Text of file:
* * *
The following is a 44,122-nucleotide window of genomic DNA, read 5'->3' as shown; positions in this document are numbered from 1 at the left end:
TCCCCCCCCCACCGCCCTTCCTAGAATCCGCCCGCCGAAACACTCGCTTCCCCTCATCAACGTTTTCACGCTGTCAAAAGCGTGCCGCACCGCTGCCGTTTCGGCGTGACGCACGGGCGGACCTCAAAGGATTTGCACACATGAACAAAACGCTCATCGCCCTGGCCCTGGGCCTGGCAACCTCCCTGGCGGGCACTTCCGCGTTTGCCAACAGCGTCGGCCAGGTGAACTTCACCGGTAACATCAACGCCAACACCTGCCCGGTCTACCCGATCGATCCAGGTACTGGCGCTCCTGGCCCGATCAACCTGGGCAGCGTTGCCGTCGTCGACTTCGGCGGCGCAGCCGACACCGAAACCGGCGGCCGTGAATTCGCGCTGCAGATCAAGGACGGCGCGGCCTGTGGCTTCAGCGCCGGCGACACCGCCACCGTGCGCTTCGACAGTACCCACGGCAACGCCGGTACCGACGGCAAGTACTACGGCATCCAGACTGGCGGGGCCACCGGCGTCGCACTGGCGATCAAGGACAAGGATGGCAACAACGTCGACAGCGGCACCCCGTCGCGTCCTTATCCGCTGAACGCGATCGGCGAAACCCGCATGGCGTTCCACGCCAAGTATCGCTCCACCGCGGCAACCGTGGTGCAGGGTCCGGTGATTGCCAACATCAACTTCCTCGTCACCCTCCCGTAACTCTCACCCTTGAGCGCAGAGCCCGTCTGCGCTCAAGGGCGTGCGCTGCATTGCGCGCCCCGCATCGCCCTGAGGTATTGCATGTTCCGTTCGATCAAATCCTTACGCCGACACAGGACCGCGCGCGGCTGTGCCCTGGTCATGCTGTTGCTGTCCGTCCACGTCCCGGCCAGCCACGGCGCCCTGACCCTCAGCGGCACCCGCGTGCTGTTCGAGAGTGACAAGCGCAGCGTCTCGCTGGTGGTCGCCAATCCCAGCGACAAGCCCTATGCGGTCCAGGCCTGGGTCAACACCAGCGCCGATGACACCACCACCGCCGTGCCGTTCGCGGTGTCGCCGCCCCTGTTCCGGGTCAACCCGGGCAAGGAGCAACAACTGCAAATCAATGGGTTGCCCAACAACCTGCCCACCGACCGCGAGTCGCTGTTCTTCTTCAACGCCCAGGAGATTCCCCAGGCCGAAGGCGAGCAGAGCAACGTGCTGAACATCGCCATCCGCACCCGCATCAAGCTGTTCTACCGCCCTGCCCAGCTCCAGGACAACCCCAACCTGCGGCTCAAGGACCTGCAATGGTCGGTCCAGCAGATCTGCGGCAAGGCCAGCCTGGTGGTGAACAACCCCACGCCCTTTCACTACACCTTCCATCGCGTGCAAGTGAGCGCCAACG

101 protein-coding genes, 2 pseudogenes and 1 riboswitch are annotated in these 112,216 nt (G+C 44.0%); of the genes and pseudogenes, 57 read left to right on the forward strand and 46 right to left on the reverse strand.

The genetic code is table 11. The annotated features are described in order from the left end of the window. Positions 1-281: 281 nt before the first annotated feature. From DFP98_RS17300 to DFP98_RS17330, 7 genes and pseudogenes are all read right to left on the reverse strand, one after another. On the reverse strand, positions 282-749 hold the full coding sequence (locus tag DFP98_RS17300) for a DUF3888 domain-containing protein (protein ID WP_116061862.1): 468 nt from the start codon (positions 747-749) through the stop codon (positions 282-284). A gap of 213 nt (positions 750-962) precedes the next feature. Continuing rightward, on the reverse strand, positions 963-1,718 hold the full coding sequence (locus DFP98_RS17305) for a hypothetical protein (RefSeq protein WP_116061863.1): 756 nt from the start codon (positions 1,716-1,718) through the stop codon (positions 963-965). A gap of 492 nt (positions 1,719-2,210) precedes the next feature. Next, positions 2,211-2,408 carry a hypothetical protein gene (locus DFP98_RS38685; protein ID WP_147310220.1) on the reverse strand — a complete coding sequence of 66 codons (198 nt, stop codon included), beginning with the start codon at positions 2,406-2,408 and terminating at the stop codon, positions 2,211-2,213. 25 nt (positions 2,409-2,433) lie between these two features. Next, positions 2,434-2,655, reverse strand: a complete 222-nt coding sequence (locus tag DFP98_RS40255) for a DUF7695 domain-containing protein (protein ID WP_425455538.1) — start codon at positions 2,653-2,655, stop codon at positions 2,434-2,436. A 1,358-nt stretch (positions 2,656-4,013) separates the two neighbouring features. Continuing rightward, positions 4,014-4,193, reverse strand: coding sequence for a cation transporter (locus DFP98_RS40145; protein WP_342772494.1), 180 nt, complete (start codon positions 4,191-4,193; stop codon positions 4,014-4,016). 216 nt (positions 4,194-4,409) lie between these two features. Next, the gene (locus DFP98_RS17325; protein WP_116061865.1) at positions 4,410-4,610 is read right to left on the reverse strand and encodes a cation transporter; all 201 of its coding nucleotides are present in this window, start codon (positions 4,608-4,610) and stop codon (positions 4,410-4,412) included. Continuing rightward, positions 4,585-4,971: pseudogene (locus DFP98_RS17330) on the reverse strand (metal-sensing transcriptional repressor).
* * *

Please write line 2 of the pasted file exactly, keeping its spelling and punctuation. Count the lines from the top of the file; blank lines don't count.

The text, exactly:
TCCCCCCCCCACCGCCCTTCCTAGAATCCGCCCGCCGAAACACTCGCTTCCCCTCATCAACGTTTTCACGCTGTCAAAAGCGTGCCGCACCGCTGCCGTTTCGGCGTGACGCACGGGCGGACCTCAAAGGATTTGCACACATGAACAAAACGCTCATCGCCCTGGCCCTGGGCCTGGCAACCTCCCTGGCGGGCACTTCCGCGTTTGCCAACAGCGTCGGCCAGGTGAACTTCACCGGTAACATCAACGCCAACACCTGCCCGGTCTACCCGATCGATCCAGGTACTGGCGCTCCTGGCCCGATCAACCTGGGCAGCGTTGCCGTCGTCGACTTCGGCGGCGCAGCCGACACCGAAACCGGCGGCCGTGAATTCGCGCTGCAGATCAAGGACGGCGCGGCCTGTGGCTTCAGCGCCGGCGACACCGCCACCGTGCGCTTCGACAGTACCCACGGCAACGCCGGTACCGACGGCAAGTACTACGGCATCCAGACTGGCGGGGCCACCGGCGTCGCACTGGCGATCAAGGACAAGGATGGCAACAACGTCGACAGCGGCACCCCGTCGCGTCCTTATCCGCTGAACGCGATCGGCGAAACCCGCATGGCGTTCCACGCCAAGTATCGCTCCACCGCGGCAACCGTGGTGCAGGGTCCGGTGATTGCCAACATCAACTTCCTCGTCACCCTCCCGTAACTCTCACCCTTGAGCGCAGAGCCCGTCTGCGCTCAAGGGCGTGCGCTGCATTGCGCGCCCCGCATCGCCCTGAGGTATTGCATGTTCCGTTCGATCAAATCCTTACGCCGACACAGGACCGCGCGCGGCTGTGCCCTGGTCATGCTGTTGCTGTCCGTCCACGTCCCGGCCAGCCACGGCGCCCTGACCCTCAGCGGCACCCGCGTGCTGTTCGAGAGTGACAAGCGCAGCGTCTCGCTGGTGGTCGCCAATCCCAGCGACAAGCCCTATGCGGTCCAGGCCTGGGTCAACACCAGCGCCGATGACACCACCACCGCCGTGCCGTTCGCGGTGTCGCCGCCCCTGTTCCGGGTCAACCCGGGCAAGGAGCAACAACTGCAAATCAATGGGTTGCCCAACAACCTGCCCACCGACCGCGAGTCGCTGTTCTTCTTCAACGCCCAGGAGATTCCCCAGGCCGAAGGCGAGCAGAGCAACGTGCTGAACATCGCCATCCGCACCCGCATCAAGCTGTTCTACCGCCCTGCCCAGCTCCAGGACAACCCCAACCTGCGGCTCAAGGACCTGCAATGGTCGGTCCAGCAGATCTGCGGCAAGGCCAGCCTGGTGGTGAACAACCCCACGCCCTTTCACTACACCTTCCATCGCGTGCAAGTGAGCGCCAACG